Report: Anil Bedag. Mumbai
Mumbai: lots in the brain nerves are one of the most common reasons that lead to strokes in humans. Removing these clots from blood vessel is an extremely risky process that can lead to several side-effects. But as medical science has advanced, there is a new stream that helps get rid of the clots without surgery and patients feel no pain.
Called Interventional Radiology, this lesser-known medical branch helps treat critical illnesses like blood clots, tumours and blood vessel enlargement through targeted procedures. Treatment is done by reaching the affected organ by entering natural passages like blood vessels, liver ducts or urinary tracts.
Interventional Radiology is also used to treat varicose veins — enlarged, swollen and twisting veins, often appearing blue or dark purple under human skin. Conditions like deep vein thrombosis — a blood clot in a deep vein — usually in the legs; peripheral artery disease where narrowed blood vessels reduce blood flow to the limbs, are also treated under Interventional Radiology. This painless method helps destroy deadly cancer tumours.
“Interventional radiology is now the fourth pillar of oncology. We inject a high dose of chemotherapy drug directly into the artery that supplies to the cancer tumour, precisely destroying only the tumour, with no damage to surrounding organs,” said Dr Shivraj Ingole, Associate Professor and unit head of Interventional Radiology at Sir JJ Hospital, Mumbai.
Nausea, hair-loss and weight-loss — some of the common side-effects seen in cancer patients undergoing chemotherapy — can be prevented via Interventional Radiology. However, only liver, kidney and lung tumours can be treated currently under this method and researchers are studying how this procedure can be used to kill all kinds of cancer.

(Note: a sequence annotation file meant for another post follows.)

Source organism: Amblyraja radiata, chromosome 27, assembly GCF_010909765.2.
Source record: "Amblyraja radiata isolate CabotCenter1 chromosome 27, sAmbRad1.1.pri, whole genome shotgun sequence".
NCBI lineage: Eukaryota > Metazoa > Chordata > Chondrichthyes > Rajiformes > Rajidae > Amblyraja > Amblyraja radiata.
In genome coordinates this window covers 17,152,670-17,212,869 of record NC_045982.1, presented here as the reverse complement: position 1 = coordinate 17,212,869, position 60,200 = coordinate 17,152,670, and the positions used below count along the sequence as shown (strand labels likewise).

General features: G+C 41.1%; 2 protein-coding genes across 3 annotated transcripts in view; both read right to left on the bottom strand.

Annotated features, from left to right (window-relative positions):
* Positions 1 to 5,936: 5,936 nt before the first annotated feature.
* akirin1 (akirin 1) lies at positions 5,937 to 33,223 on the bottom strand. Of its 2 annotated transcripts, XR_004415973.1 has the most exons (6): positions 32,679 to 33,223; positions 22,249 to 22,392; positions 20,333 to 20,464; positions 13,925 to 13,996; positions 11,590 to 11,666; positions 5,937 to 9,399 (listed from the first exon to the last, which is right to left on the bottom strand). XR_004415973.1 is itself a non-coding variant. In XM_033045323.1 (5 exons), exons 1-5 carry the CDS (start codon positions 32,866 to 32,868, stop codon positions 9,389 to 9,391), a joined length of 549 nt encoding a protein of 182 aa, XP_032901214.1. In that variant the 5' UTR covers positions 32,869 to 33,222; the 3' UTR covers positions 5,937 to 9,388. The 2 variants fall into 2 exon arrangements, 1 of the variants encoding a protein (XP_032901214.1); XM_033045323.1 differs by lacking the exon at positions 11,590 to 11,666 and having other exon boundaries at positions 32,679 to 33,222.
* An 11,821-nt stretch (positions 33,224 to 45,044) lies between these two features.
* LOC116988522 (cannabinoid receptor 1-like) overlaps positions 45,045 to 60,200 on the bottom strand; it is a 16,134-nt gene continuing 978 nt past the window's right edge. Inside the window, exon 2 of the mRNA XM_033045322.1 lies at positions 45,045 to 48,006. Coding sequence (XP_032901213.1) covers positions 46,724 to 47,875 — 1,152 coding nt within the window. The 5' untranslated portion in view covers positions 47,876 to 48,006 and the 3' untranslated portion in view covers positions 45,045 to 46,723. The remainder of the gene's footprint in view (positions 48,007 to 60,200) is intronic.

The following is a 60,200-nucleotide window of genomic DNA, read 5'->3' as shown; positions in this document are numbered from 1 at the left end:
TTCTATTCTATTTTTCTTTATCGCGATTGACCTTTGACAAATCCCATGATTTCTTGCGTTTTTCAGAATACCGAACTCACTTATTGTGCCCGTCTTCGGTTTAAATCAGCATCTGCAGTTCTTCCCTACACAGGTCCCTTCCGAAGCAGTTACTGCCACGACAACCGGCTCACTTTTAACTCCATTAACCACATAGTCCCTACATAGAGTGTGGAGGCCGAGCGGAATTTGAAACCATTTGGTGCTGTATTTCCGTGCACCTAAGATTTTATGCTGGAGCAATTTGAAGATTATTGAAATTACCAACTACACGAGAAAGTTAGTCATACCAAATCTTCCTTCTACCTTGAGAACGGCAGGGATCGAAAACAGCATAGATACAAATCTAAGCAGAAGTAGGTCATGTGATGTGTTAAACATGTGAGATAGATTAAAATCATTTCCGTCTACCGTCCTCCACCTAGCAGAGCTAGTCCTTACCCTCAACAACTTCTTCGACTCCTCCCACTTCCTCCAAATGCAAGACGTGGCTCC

According to the Indian Stroke Association, around 1.8 million people in India suffer from a stroke every year, which has risen by 100 percent in the past few decades. The morbidity and mortality rate is higher as patients are not brought for treatment within a narrow window available to save them.
“The patient needs to be brought [in for treatment] within four hours [of suffering a stroke] so as to dissolve the clot in brain blood vessel through IV Thrombolysis treatment and six to 16 hours through mechanical thrombectomy. But we only see 1 to 10 percent cases coming in time and therefore the clinical success rate is not very high,” Dr Ingole added.
Removing blood clots from brain vessels in traditional medical practice can be extremely risky and is believed to be almost impossible as the brain is made up of billions of cells called neurons. Any minor error while removing a blood clot through surgery can cause permanent damage to the brain.